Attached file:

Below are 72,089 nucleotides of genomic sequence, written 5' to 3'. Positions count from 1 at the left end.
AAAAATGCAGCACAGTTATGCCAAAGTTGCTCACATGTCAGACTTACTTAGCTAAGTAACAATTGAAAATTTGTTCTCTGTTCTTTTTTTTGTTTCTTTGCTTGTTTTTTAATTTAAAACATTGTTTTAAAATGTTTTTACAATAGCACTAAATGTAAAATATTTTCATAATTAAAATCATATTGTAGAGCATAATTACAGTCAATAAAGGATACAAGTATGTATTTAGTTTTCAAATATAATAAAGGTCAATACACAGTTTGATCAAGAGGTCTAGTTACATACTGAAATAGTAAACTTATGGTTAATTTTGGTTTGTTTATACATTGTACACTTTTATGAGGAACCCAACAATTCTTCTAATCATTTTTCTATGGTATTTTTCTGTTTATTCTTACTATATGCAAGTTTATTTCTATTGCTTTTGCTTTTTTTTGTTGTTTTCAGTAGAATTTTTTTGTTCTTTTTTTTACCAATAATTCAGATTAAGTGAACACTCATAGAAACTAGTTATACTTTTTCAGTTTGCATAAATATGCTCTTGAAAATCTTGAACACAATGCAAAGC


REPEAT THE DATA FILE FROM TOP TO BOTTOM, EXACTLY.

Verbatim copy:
Below are 72,089 nucleotides of genomic sequence, written 5' to 3'. Positions count from 1 at the left end.
AAAAATGCAGCACAGTTATGCCAAAGTTGCTCACATGTCAGACTTACTTAGCTAAGTAACAATTGAAAATTTGTTCTCTGTTCTTTTTTTTGTTTCTTTGCTTGTTTTTTAATTTAAAACATTGTTTTAAAATGTTTTTACAATAGCACTAAATGTAAAATATTTTCATAATTAAAATCATATTGTAGAGCATAATTACAGTCAATAAAGGATACAAGTATGTATTTAGTTTTCAAATATAATAAAGGTCAATACACAGTTTGATCAAGAGGTCTAGTTACATACTGAAATAGTAAACTTATGGTTAATTTTGGTTTGTTTATACATTGTACACTTTTATGAGGAACCCAACAATTCTTCTAATCATTTTTCTATGGTATTTTTCTGTTTATTCTTACTATATGCAAGTTTATTTCTATTGCTTTTGCTTTTTTTTGTTGTTTTCAGTAGAATTTTTTTGTTCTTTTTTTTACCAATAATTCAGATTAAGTGAACACTCATAGAAACTAGTTATACTTTTTCAGTTTGCATAAATATGCTCTTGAAAATCTTGAACACAATGCAAAGC